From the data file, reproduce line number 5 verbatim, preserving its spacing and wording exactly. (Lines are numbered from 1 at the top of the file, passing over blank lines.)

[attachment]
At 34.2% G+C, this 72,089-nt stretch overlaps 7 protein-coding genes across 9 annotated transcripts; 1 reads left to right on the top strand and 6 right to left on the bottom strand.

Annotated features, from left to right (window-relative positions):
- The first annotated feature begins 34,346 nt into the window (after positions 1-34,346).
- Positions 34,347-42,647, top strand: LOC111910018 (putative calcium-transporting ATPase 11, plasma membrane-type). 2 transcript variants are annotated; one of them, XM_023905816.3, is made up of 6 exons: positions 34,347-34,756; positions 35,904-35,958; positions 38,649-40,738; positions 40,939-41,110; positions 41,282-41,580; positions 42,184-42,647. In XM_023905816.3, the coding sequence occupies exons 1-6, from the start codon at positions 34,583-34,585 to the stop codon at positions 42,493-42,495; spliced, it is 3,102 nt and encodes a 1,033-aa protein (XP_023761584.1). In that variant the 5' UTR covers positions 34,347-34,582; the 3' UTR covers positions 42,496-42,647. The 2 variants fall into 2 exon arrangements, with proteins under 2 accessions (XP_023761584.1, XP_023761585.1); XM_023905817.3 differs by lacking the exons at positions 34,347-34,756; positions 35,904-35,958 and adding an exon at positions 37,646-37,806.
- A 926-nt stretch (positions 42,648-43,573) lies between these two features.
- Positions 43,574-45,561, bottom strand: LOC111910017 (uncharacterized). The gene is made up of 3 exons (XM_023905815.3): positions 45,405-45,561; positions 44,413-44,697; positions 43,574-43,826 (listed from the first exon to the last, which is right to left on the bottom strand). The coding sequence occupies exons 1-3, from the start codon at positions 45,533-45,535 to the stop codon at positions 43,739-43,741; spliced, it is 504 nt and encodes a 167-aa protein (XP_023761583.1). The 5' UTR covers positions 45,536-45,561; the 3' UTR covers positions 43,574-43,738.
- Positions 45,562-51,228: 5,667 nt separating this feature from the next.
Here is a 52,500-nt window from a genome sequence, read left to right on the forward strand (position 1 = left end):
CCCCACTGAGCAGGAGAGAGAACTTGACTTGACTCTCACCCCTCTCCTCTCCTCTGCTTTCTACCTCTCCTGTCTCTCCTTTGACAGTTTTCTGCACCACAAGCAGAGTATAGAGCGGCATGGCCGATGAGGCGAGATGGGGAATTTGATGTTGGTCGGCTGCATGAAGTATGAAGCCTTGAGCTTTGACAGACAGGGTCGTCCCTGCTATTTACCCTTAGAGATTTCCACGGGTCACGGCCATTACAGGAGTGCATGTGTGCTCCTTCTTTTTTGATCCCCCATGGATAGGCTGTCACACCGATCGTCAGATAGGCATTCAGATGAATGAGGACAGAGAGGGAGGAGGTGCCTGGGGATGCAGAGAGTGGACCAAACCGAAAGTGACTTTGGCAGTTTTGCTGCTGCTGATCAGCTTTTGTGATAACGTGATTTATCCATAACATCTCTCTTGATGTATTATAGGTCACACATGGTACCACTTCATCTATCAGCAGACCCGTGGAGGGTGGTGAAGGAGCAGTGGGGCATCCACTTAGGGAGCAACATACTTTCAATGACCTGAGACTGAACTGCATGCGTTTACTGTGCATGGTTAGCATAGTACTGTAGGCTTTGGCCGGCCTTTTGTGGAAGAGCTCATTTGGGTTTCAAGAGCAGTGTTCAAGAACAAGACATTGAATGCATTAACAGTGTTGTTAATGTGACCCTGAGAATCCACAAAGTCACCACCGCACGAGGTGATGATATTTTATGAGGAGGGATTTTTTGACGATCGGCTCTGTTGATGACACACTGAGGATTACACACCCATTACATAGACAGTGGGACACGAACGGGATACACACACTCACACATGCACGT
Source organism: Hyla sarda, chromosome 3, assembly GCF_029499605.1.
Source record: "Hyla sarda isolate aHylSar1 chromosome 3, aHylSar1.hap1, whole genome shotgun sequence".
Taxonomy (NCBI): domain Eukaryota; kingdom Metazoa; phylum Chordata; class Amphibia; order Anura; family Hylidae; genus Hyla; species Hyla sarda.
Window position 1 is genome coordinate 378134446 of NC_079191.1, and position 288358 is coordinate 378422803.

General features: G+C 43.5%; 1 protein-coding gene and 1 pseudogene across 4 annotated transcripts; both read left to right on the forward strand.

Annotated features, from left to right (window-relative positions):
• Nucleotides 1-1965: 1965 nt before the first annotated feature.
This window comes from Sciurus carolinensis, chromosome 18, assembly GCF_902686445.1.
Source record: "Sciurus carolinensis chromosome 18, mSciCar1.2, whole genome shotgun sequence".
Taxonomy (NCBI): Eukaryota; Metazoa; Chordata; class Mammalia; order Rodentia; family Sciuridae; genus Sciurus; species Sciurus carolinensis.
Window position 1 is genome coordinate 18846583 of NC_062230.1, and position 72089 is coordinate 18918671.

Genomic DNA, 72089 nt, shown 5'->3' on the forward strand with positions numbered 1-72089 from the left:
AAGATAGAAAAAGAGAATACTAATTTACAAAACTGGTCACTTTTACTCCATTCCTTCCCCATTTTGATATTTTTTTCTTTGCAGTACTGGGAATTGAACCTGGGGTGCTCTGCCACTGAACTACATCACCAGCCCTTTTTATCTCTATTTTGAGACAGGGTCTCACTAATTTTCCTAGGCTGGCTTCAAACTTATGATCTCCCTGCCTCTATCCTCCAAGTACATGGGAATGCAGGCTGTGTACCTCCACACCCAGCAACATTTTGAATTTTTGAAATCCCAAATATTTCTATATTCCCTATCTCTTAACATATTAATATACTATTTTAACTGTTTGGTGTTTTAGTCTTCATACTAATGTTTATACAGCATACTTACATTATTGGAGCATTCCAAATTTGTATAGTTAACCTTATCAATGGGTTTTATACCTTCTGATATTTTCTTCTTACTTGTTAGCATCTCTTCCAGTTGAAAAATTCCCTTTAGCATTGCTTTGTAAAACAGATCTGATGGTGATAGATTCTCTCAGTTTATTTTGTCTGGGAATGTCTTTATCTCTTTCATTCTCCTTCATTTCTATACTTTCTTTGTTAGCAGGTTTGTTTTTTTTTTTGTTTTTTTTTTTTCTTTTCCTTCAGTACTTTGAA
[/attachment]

- A 926-nt stretch (positions 42,648-43,573) lies between these two features.